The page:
Here, the court observed that the debtor had considerable business experience and earned substantial sums of money from the business.  Thus, the court inferred that the debtor’s failure to produce any financial documents was because he was attempting to obfuscate his financial dealings.
The court also pointed out that the debtor’s intent to hide or conceal information was irrelevant, nor was it necessary to show that the debtor intended to defraud a particular creditor or the trustee.  Instead, the test for determining whether a debtor has adequately justified the lack of financial records is an objective one, focusing on whether others in like circumstances would ordinarily keep financial records.
Practical Tips for Bankruptcy Attorneys When Their Clients Don’t Have Prior Financial Documents
If a client comes to you and presents a problematic scenario because of a lack of prior financial documents, does that mean you should turn down the case or advise against filing?  Not necessarily.
As long as you have sufficient documents to enable you to do your BAPCPA due diligence, then no one can fault you for filing the case.  However, if the debtor does not even have sufficient written information to enable you to answer the mandatory questions in the petition, then perhaps you should turn down the case.
If a debtor with deficient past financial documents does file, then he can only get into trouble if the trustee or a creditor makes an issue of it.  Then, even in a worse-case scenario, if the debtor’s discharge is denied, he would likely be in the same position he was in prior to filing.
About the Author.  Long Island Bankruptcy Attorney Craig D. Robins, Esq., is a regular columnist for the Suffolk Lawyer, the official publication of the Suffolk County Bar Association in New York. This article appeared in the OCTOBER 2010 issue of the Suffolk Lawyer. Mr. Robins is a bankruptcy lawyer who has represented thousands of consumer and business clients during the past twenty years. He has offices in Mastic, Patchogue, Commack, West Babylon, Coram, Woodbury and Valley Stream. (516) 496-0800. For information about filing bankruptcy on Long Island, please visit his Bankruptcy web site: http://www.BankruptcyCanHelp.com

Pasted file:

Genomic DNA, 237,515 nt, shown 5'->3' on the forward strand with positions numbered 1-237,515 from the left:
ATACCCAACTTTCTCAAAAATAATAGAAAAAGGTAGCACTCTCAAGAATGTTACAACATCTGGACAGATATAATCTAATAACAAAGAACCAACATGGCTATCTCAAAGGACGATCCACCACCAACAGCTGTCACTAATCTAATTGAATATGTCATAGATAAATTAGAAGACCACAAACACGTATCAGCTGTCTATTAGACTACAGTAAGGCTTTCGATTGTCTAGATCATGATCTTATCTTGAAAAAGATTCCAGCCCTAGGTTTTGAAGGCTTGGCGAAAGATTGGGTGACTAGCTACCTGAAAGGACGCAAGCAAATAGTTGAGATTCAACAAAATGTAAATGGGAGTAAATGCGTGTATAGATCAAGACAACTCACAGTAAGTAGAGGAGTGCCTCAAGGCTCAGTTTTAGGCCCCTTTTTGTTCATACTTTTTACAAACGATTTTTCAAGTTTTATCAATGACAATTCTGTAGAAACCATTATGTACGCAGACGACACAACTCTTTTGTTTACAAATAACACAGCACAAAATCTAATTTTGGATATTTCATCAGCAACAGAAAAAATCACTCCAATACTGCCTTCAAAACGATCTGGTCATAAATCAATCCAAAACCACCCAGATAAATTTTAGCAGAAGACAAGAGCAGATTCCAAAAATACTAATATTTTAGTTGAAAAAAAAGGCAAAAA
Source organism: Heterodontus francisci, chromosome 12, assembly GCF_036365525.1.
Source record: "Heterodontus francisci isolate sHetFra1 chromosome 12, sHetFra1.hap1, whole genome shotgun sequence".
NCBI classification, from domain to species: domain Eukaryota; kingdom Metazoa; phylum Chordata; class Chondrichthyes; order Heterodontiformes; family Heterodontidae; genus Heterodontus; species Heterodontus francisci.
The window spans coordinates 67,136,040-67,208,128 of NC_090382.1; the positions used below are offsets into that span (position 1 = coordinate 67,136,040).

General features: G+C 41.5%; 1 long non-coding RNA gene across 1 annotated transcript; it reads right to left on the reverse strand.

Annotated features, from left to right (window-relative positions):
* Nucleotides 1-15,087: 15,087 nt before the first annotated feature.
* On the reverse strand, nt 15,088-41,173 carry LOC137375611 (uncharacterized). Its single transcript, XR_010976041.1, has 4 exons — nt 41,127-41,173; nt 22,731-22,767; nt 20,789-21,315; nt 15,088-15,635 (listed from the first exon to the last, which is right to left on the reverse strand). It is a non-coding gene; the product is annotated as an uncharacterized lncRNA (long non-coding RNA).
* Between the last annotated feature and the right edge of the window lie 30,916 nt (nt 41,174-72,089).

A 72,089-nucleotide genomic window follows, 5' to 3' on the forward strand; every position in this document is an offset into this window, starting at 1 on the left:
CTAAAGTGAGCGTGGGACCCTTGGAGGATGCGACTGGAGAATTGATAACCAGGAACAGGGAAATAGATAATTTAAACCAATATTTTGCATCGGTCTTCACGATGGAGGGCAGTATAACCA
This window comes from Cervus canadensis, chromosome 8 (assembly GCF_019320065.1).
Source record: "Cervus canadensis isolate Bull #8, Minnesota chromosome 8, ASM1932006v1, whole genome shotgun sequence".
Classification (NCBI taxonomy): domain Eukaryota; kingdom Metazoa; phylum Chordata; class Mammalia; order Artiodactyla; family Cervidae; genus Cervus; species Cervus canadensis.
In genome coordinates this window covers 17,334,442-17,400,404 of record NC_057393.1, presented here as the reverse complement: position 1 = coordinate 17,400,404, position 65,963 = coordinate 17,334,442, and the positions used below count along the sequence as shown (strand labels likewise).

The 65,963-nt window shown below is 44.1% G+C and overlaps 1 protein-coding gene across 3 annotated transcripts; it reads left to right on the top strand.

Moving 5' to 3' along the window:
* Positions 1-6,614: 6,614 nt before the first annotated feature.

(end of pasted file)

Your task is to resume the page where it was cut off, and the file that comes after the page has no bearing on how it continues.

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Bankruptcy Means Test Figures Change November 1, 2010

Posted on Thursday (October 28, 2010) at 1:00 pm to Uncategorized

The bankruptcy means test has changes effective November 1, 2010 
Written by Craig D. Robins, Esq.
New Bankruptcy Means Test Criteria Goes Into Effect November 1, 2010
The figures that you need to use for the means test change periodically.  The last change was on March 15, 2010.  The recent changes actually make it slightly harder to qualify.  However, the difference is relatively small so that it should hardly matter for most Long Island consumers.